When you start dbsrv16, the server attempts to listen for TCP connections on port 2638. You can change that port number if you want, but if you're only running one server on the machine, there's no need to. If you are trying to connect from a different machine, you need to add the HOST= parameter, as described above. Just add ;HOST=ServerHostName to the connection string.

If you are running two servers on the same machine, they cannot both listen on the same port. If you want to specify a port to listen on, add the -x tcpip(port=n) switch to the server command line (where n is the port number). Then you need to change the HOST connection parameter to ;HOST=ServerHostName:n. If you do not specify a port number on the second server, it will pick a random available port starting at 49152 and display the chosen port in the server console. You will need to check for the port number and specify that in your connection string. This is more difficult because if you shut the server down and start it again, it may pick a different port.

This is a very long-winded answer but hopefully it gives you enough information to solve your problem.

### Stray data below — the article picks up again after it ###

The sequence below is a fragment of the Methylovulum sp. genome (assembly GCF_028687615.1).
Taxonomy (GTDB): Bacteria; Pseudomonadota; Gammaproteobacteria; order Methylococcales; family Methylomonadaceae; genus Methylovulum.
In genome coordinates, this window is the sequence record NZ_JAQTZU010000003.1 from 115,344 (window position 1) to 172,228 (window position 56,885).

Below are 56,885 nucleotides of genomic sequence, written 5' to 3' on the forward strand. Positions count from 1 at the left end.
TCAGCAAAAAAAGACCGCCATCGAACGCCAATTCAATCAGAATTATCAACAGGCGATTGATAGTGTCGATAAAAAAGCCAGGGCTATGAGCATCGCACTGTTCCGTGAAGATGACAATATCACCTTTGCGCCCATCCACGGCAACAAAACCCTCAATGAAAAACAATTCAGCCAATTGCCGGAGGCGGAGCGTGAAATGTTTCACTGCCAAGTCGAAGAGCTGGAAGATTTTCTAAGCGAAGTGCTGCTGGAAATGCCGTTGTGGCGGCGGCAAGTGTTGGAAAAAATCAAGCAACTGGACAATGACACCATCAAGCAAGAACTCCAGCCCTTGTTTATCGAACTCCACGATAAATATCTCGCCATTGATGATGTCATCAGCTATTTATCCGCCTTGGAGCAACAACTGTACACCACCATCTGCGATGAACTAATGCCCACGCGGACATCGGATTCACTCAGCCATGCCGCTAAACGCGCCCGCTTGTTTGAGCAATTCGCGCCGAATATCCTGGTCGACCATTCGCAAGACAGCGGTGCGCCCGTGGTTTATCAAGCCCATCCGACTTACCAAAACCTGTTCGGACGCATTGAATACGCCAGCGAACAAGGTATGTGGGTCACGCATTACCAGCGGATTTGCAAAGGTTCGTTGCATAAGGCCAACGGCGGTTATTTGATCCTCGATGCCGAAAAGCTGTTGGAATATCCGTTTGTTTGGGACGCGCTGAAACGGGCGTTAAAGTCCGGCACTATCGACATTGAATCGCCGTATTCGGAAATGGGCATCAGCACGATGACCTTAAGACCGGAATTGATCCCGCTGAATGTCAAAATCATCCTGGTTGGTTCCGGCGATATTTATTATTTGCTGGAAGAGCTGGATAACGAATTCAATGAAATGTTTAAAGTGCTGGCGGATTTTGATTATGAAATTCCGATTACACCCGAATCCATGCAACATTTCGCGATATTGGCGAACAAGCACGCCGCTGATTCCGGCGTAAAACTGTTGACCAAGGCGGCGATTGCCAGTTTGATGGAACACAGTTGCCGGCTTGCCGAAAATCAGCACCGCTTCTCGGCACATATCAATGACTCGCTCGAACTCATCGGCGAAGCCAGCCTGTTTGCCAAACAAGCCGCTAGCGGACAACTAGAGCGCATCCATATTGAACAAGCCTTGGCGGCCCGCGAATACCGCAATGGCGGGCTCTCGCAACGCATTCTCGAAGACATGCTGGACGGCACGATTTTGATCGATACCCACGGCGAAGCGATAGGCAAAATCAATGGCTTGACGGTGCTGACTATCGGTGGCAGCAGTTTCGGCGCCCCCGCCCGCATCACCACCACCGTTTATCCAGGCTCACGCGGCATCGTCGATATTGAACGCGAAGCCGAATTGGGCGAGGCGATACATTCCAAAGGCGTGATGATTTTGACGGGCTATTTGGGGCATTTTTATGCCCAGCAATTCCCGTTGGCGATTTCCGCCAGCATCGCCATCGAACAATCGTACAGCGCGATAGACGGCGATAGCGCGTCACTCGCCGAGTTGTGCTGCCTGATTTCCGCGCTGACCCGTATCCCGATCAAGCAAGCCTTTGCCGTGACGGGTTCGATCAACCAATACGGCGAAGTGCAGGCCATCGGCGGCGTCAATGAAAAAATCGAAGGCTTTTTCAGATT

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answered 20 May '18, 09:36

Graeme%20Perrow's gravatar image

Graeme Perrow
accept rate: 54%

Hi Graeme,

Thanks for your reply. I'll try to digest and apply this information as best as I'm able.

My scenario already has a database server running and responsive on port 2638, which is the production server I wish to avoid colliding with.

The folks who are responsible for the production server don't want me altering how it's currently set up, and I think this indicates that adding a test.db to the same server is pretty well off limits. This suggests to me I need to have another instance running for test at least until my effort can be switched over to the production server. (They actually use more than one for production purposes but I'm not situated to attempt changing any of that.)

I take it from your reply that there's nothing inherently built into the .db file itself that would "force" a particular database name, i.e. in a way that would override naming either by command line or DSN-supplied switches. SO if I understand correctly, working with an old snapshot of the .db file as a source of test data (& schema) would not inherently cause a collision with the production database.

It appears one of the major areas of confusion I've had is understanding how the Windows DSN configuration dialog parameters [which I presume go to the ODBC driver?] vs. command line switches placed on the "startup" line in the DSN configuration dialog [which presumably go to the dbeng or dbsrv executable?] are intended or not intended to interact with one another!